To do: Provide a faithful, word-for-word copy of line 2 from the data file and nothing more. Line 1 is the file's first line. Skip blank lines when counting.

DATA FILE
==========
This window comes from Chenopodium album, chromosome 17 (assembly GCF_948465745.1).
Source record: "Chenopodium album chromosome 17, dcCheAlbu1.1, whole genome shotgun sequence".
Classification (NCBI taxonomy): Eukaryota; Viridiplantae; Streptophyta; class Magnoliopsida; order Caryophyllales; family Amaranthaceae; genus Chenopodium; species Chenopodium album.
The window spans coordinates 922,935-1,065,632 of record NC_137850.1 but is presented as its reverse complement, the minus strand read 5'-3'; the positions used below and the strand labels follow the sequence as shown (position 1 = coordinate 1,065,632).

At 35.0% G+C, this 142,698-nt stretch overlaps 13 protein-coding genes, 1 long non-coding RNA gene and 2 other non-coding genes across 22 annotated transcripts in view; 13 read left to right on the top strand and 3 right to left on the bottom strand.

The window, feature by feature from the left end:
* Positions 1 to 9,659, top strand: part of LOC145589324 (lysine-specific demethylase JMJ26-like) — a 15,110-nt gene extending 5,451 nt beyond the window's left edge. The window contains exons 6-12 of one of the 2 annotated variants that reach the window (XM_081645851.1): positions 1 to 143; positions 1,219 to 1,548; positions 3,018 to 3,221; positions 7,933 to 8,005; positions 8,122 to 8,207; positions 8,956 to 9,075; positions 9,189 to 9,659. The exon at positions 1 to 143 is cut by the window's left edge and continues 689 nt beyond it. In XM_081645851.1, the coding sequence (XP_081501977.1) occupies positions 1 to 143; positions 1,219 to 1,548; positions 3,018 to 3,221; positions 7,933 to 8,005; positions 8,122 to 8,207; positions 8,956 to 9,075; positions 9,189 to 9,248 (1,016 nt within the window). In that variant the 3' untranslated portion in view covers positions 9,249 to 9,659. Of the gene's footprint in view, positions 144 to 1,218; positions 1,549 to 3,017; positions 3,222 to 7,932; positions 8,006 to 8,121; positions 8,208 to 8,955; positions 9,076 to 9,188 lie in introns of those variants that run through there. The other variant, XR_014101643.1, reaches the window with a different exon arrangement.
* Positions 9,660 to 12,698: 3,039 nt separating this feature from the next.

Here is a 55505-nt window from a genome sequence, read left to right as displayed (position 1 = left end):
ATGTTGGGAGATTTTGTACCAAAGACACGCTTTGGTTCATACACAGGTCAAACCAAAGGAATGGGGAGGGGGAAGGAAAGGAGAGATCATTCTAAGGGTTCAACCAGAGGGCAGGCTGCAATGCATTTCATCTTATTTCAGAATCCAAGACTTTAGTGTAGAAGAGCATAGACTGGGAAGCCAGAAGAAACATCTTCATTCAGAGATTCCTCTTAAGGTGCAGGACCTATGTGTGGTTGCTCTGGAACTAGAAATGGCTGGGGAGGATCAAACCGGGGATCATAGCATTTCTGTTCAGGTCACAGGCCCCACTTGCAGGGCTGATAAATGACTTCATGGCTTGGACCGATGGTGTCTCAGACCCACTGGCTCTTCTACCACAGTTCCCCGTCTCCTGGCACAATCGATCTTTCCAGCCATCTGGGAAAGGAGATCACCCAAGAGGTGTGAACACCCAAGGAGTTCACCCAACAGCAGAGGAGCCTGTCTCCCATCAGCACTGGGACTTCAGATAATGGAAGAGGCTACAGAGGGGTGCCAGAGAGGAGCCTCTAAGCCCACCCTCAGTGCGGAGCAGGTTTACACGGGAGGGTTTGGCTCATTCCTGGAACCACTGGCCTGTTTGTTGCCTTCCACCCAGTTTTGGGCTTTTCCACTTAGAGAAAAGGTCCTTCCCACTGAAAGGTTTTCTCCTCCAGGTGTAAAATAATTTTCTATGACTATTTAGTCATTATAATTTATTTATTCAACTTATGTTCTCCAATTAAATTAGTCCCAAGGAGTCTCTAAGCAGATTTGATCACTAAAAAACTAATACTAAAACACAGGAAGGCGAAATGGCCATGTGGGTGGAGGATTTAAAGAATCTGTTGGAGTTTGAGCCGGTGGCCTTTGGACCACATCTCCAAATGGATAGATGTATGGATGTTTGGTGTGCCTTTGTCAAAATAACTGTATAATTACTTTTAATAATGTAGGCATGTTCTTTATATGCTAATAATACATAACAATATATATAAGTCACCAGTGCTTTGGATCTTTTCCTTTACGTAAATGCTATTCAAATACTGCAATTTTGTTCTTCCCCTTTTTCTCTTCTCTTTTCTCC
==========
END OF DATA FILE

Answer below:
Source record: "Chenopodium album chromosome 17, dcCheAlbu1.1, whole genome shotgun sequence".